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 Response Page - Thompson  Interview -      


These comments are responses to the questions listed below,
which were generated in regard to the
David Thompson Interview of
11-04-2011.
 

Overview

David Thompson, Program Manager of the Child Safety and Permanency Division of the Minnesota Department of Human Services, is the architect of the state’s collaborative early intervention in child protection. Thompson outlined a pioneering effort in Minnesota, now being replicated nationally, that uses a non-adversarial, cooperative approach to attack issues of child neglect. The vast majority of child welfare cases involve child neglect, not physical abuse. In the past the same investigative and punitive approach was used for both neglect and abuse. The new approach is more humane, effective and efficient, and has allowed the Department to improve child protection outcomes even while budgets have been cut substantially.

For the complete interview summary see:  http://bit.ly/v8GFKo

Response Summary:  Readers have been asked to rate, on a scale of (0) most disagreement, to (5) neutral, to (10) most agreement, the following points discussed by Thompson.  Average response ratings shown below are simply the mean of all readers’ zero-to-ten responses to the ideas proposed and should not be considered an accurate reflection of a scientifically structured poll.

1. Most cases involve neglect. (7.1 average response) The vast majority of child protection issues involve child neglect, not physical abuse.

2. Punitive approach less effective. (8.5 average response) Child neglect issues are poorly served by an investigative punitive approach.

3. Non-adversarial intervention better. (8.9 average response) Child neglect issues are better handled by engaging families in a respectful, non-adversarial manner.

4. Neglect correlated with poverty. (81 average response) A strong correlation exists between child neglect and family poverty.

5. New approach improves outcomes. (8.6 average response) A pioneering Minnesota effort of early intervention, connecting at-risk families with services such as housing, food, employment, and chemical dependency, represents a major improvement in child welfare.

 

Response Distribution:

Strongly disagree

Moderately disagree

Neutral

Moderately agree

Strongly agree

Total Responses

1. Most cases involve neglect.

0%

7%

40%

20%

33%

15

2. Punitive approach less effective.

0%

0%

6%

50%

44%

16

3. Non-adversarial intervention better.

0%

0%

6%

38%

56%

16

4. Neglect correlated with poverty.

6%

0%

6%

56%

31%

16

5. New approach improves outcomes.

6%

0%

0%

47%

47%

17

Individual Responses:

R. C. Angevine  (5)  (7.5)  (7.5)  (7.5)  (7.5)

Betty Schilling  (10)  (10)  (7.5)  (7.5)  (10)

Ray Ayotte  (7.5)  (10)  (10)  (10)  (10)

Chris Brazelton  (5)  (10)  (10)  (10)  (10)

1. Most cases involve neglect. The speaker indicated this, but there is no data attached with which the reader can verify the statement.  We will have to take the speaker's word for it, and I have no reason to disbelieve the speaker.

2. Punitive approach less effective. When we approach a family already under a great deal of stress and treat the parents as part of the problem, we increase their stress levels and this is counterproductive to solving many child neglect issues.  When we treat them as partners in the solution, they most often become so.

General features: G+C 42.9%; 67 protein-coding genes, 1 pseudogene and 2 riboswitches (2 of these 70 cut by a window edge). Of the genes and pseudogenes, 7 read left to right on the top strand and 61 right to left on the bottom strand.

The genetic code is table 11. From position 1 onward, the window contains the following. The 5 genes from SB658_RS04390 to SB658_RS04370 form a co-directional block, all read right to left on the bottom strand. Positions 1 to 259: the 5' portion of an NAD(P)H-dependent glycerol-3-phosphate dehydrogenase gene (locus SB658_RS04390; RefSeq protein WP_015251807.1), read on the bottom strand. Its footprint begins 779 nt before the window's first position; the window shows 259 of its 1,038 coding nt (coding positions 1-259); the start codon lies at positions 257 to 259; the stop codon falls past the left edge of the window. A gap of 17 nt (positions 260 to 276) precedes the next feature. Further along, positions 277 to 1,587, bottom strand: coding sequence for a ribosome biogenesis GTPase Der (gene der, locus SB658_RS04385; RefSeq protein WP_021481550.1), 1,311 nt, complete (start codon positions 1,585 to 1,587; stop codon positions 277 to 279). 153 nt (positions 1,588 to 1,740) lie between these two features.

4. Neglect correlated with poverty. Parents who can't afford childcare and who must work, often at minimum wage or close to it, end up leaving relatively young children to care for themselves.  This leads to many neglect reports.

5. New approach improves outcomes. What happens to these children and families as we continue to cut funding for these services?  If we presume that a drop in abuse and neglect reports means that we don't have a problem, and therefore feel free to reduce the funding, we create tomorrow's problem.

David Broden  (10)  (10)  (10)  (10)  (10)

1. Most cases involve neglect. This seems correct but need the data to confirm. Having said that spending time and dollars to get more data may not make much sense.

2. Punitive approach less effective. Building a better environment for the child is much more beneficial than is the looking backwards of how neglect happened and then filling a file with information never looked at. Look forward.

3. Non-adversarial intervention better. Adversarial approaches never work. Respect and trust build solutions.

4. Neglect correlated with poverty. This seems well-supported and a valid path forward.

 5. New approach improves outcomes. This is to be commended and a very strong initiative with positive results.

Don Anderson  (10)  (10)  (10)  (7.5)  (10)

1. Most cases involve neglect. Yet it seems the media coverage is only on physical abuse issues.

3. Non-adversarial intervention better. Based on the comments of Mr. Thompson this seems to be the best approach.

4. Neglect correlated with poverty. While child neglect and family poverty have a strong correlation this shouldn't absolve the … neglect of children from more economically secure families.

Bert LeMunyon  (5)  (7.5)  (7.5)  (7.5)  (7.5)

1. Most cases involve neglect. I don't know so would have to take Mr. Thompson's word for it.

4. Neglect correlated with poverty. Does the neglect and poverty mostly result from single parent homes and/or lack of education, which results in the inability of the parents to get a decent job?